BUCKHANNON – The City of Buckhannon is attempting to negotiate the purchase of the property adjacent to the Stockert Youth & Community Center for development of the new SYCC gymnasium/auditorium with a local fraternal organization.
However, city officials and Order of the Knights of Pythias members, who own the property at 65 E. Main St., have been unable to settle on a buying price.
Members of the fraternal organization have indicated they’re willing to sell the property; however, city officials and The Knights of Pythias had yet to arrive at an agreement that’s acceptable to both parties, city attorney Tom O’Neill said Monday.
The potential property purchase is part of the city’s plan to expand the youth center. According to previous stories, the city launched a capital campaign to fund the construction of a $400,000 multi-use gymnasium/auditorium facility that would be connected to SYCC.
At a Buckhannon City Council meeting earlier this month, O’Neill shared a letter with council members that had been sent to the fraternal organization stating that the city was considering looking into the possibility of acquiring the land via eminent domain if the Knights of Pythias don’t agree to lower their asking price.
At council’s Oct. 17 meeting, McCauley told council the SYCC Board of Directors had voted unanimously to recommend that council “pursue the acquisition of the property directly beside the existing Stockert Youth Center building.”
“An overture was made to the city several months ago about the property,” McCauley said. “We’ve been negotiating a sale price.”
In an Oct. 16 letter O’Neill addressed to Mr. Warren DeBarr of the Knights of Pythias, the city attorney called the property at 65 E. Main “a necessary piece of the puzzle in permitting the expansion plans to move forward.”
“The Knights have indicated on multiple occasions that the lodge is willing to sell the property; however, it appears that the organization may be holding out for an unreasonably high price,” O’Neill wrote.
The letter goes on to say that the city has conducted its own appraisal and has made an offer to the Knights of Pythias that’s “nearly twice the price reflected in the Knights’s own appraisal, of which we have been made aware.”
O’Neill’s letter says both the City of Buckhannon and the SYCC Board has directed him to “pursue condemnation options under West Virginia Code 54-1-1.”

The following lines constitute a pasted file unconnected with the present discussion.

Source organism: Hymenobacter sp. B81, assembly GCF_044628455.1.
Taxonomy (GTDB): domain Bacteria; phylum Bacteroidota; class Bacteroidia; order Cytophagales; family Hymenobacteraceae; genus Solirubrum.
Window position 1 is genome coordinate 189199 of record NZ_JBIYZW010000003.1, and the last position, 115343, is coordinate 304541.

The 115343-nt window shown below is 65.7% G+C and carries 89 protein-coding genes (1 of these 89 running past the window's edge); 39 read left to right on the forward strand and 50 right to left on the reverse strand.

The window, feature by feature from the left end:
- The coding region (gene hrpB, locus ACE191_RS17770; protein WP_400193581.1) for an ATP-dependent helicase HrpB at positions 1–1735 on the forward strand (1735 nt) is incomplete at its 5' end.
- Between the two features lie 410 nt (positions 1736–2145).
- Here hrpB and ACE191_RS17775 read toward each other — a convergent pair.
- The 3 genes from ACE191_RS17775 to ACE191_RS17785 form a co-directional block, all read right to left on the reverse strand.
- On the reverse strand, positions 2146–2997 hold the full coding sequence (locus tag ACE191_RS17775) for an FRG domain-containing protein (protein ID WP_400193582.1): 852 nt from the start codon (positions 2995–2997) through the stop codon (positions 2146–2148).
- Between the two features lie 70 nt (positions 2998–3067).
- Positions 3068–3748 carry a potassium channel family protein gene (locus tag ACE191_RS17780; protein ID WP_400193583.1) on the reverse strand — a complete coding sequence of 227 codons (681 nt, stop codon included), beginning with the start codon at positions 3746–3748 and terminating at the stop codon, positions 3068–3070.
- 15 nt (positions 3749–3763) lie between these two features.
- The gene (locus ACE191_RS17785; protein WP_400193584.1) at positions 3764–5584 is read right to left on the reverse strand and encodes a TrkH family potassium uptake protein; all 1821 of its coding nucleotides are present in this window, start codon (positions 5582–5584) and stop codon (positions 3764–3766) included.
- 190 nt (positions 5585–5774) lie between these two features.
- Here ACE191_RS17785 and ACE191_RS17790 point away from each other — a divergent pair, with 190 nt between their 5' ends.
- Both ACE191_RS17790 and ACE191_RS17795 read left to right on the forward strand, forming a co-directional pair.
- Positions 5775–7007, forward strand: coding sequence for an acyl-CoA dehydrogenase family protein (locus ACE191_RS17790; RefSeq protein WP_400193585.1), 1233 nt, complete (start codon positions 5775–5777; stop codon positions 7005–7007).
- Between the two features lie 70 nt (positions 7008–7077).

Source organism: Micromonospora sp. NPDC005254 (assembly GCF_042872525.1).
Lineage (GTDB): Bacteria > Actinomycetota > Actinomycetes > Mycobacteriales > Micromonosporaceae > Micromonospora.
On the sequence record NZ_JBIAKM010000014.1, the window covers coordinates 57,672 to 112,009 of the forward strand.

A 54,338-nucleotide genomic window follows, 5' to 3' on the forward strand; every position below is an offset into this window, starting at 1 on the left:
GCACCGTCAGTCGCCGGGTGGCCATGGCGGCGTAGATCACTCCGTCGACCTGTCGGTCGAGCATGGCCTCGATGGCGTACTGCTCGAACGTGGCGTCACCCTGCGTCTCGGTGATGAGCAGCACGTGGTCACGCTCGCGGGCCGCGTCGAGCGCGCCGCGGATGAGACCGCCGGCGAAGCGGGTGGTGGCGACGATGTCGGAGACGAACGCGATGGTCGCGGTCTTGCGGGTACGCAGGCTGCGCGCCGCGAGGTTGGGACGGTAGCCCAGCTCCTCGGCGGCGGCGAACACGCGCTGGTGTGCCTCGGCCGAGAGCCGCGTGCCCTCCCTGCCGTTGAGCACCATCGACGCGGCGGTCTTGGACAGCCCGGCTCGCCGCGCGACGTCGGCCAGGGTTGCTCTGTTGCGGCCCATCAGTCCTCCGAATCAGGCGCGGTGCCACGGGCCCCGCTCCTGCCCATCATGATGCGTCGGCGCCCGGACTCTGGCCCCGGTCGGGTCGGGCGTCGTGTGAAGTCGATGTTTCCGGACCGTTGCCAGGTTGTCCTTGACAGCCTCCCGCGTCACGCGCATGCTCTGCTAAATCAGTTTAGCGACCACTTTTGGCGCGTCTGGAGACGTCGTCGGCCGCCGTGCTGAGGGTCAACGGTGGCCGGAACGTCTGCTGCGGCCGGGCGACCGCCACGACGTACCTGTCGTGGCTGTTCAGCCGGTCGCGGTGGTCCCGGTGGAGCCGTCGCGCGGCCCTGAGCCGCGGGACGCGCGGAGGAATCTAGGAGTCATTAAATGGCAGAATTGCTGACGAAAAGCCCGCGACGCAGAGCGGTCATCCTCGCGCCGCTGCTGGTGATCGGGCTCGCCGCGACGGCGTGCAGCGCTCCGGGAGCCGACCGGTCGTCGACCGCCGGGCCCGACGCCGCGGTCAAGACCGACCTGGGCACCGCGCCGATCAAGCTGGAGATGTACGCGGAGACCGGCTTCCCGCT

Chapter 54 of state code is outlines eminent domain and procedures governing it. Eminent domain is the right of a government to acquire private property for public use.
O’Neill notes the city doesn’t want to have to resort to using eminent domain procedures.
“We certainly do not wish to use that method of acquisition, but neither the Stockert Board nor the city council will pay exorbitant and unjustifiably inflated prices for property needed for public uses,” the letter states. “The city’s responsibility to its taxpayers and Stockert’s responsibility to the community requires care and diligence when it comes to the funds pledged to this project.”
The Knights of Pythias have informed McCauley that they want to hire an attorney to represent their interests before engaging in further negotiations, the letter says, so O’Neill asked the group to let him know who’s representing them so he can contact them to begin price negotiation.
The letter says city officials “[remain] willing to further discuss an agreed price” and in that case, the city would not acquire rights to the property via eminent domain.
O’Neill said as of Monday, he had not received a response from DeBarr or the group. He also said he wasn’t able to comment on either the amount the city had offered to the Knights of Pythias or the amount they’d asked for because negotiations are pending.
Council did not vote on sending the letter at the Oct. 17 meeting. They did, however, discuss acquiring the property in executive session following the regular meeting, but no decisions were made.
The Order of the Knights of Pythias is a non-sectarian fraternal order that promotes cooperation and friendship between people of goodwill, and its primary values are benevolence, kindness, generosity and tolerance, according to its website.